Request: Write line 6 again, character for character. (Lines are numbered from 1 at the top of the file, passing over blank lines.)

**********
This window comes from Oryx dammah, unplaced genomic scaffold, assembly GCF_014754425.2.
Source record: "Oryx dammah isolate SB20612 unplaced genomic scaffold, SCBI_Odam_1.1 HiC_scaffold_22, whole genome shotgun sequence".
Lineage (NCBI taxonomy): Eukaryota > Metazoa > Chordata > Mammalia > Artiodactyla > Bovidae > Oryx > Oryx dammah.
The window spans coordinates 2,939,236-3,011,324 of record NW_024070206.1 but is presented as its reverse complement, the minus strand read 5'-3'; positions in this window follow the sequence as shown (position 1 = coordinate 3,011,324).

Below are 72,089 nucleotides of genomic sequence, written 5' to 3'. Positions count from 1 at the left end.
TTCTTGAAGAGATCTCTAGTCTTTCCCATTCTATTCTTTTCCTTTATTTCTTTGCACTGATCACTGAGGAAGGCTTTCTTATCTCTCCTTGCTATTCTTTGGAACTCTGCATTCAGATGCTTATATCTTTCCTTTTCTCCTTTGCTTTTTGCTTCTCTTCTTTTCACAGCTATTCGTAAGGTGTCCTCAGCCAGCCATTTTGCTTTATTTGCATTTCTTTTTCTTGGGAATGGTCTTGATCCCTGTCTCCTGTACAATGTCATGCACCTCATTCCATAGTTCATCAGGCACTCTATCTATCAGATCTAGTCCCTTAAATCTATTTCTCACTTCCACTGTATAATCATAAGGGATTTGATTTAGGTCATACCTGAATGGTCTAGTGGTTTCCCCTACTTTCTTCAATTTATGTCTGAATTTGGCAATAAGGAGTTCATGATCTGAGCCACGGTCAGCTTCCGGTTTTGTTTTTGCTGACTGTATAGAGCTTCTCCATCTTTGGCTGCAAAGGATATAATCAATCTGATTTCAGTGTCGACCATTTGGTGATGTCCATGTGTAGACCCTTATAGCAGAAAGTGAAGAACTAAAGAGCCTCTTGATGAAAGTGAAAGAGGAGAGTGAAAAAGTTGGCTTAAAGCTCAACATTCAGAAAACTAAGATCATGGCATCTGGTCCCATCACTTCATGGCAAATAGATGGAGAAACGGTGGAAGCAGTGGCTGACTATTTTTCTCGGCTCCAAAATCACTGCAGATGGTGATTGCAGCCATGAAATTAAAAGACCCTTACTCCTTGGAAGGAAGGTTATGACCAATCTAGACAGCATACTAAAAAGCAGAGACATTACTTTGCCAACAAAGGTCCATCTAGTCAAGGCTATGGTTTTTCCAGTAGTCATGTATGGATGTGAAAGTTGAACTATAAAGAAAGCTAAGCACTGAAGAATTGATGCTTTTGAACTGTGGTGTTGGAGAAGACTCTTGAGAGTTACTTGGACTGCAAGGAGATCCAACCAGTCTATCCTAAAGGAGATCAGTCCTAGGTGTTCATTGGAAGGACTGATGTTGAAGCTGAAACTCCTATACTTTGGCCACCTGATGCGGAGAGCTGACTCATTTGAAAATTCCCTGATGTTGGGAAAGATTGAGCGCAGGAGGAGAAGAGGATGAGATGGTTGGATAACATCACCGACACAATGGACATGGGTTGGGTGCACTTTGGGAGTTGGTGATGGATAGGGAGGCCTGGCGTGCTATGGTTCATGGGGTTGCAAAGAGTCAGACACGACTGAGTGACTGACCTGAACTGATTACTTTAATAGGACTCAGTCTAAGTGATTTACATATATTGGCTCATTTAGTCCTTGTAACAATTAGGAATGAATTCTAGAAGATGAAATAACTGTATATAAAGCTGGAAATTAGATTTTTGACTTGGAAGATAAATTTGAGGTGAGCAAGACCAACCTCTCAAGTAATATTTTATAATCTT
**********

TTCTTGAAGAGATCTCTAGTCTTTCCCATTCTATTCTTTTCCTTTATTTCTTTGCACTGATCACTGAGGAAGGCTTTCTTATCTCTCCTTGCTATTCTTTGGAACTCTGCATTCAGATGCTTATATCTTTCCTTTTCTCCTTTGCTTTTTGCTTCTCTTCTTTTCACAGCTATTCGTAAGGTGTCCTCAGCCAGCCATTTTGCTTTATTTGCATTTCTTTTTCTTGGGAATGGTCTTGATCCCTGTCTCCTGTACAATGTCATGCACCTCATTCCATAGTTCATCAGGCACTCTATCTATCAGATCTAGTCCCTTAAATCTATTTCTCACTTCCACTGTATAATCATAAGGGATTTGATTTAGGTCATACCTGAATGGTCTAGTGGTTTCCCCTACTTTCTTCAATTTATGTCTGAATTTGGCAATAAGGAGTTCATGATCTGAGCCACGGTCAGCTTCCGGTTTTGTTTTTGCTGACTGTATAGAGCTTCTCCATCTTTGGCTGCAAAGGATATAATCAATCTGATTTCAGTGTCGACCATTTGGTGATGTCCATGTGTAGACCCTTATAGCAGAAAGTGAAGAACTAAAGAGCCTCTTGATGAAAGTGAAAGAGGAGAGTGAAAAAGTTGGCTTAAAGCTCAACATTCAGAAAACTAAGATCATGGCATCTGGTCCCATCACTTCATGGCAAATAGATGGAGAAACGGTGGAAGCAGTGGCTGACTATTTTTCTCGGCTCCAAAATCACTGCAGATGGTGATTGCAGCCATGAAATTAAAAGACCCTTACTCCTTGGAAGGAAGGTTATGACCAATCTAGACAGCATACTAAAAAGCAGAGACATTACTTTGCCAACAAAGGTCCATCTAGTCAAGGCTATGGTTTTTCCAGTAGTCATGTATGGATGTGAAAGTTGAACTATAAAGAAAGCTAAGCACTGAAGAATTGATGCTTTTGAACTGTGGTGTTGGAGAAGACTCTTGAGAGTTACTTGGACTGCAAGGAGATCCAACCAGTCTATCCTAAAGGAGATCAGTCCTAGGTGTTCATTGGAAGGACTGATGTTGAAGCTGAAACTCCTATACTTTGGCCACCTGATGCGGAGAGCTGACTCATTTGAAAATTCCCTGATGTTGGGAAAGATTGAGCGCAGGAGGAGAAGAGGATGAGATGGTTGGATAACATCACCGACACAATGGACATGGGTTGGGTGCACTTTGGGAGTTGGTGATGGATAGGGAGGCCTGGCGTGCTATGGTTCATGGGGTTGCAAAGAGTCAGACACGACTGAGTGACTGACCTGAACTGATTACTTTAATAGGACTCAGTCTAAGTGATTTACATATATTGGCTCATTTAGTCCTTGTAACAATTAGGAATGAATTCTAGAAGATGAAATAACTGTATATAAAGCTGGAAATTAGATTTTTGACTTGGAAGATAAATTTGAGGTGAGCAAGACCAACCTCTCAAGTAATATTTTATAATCTT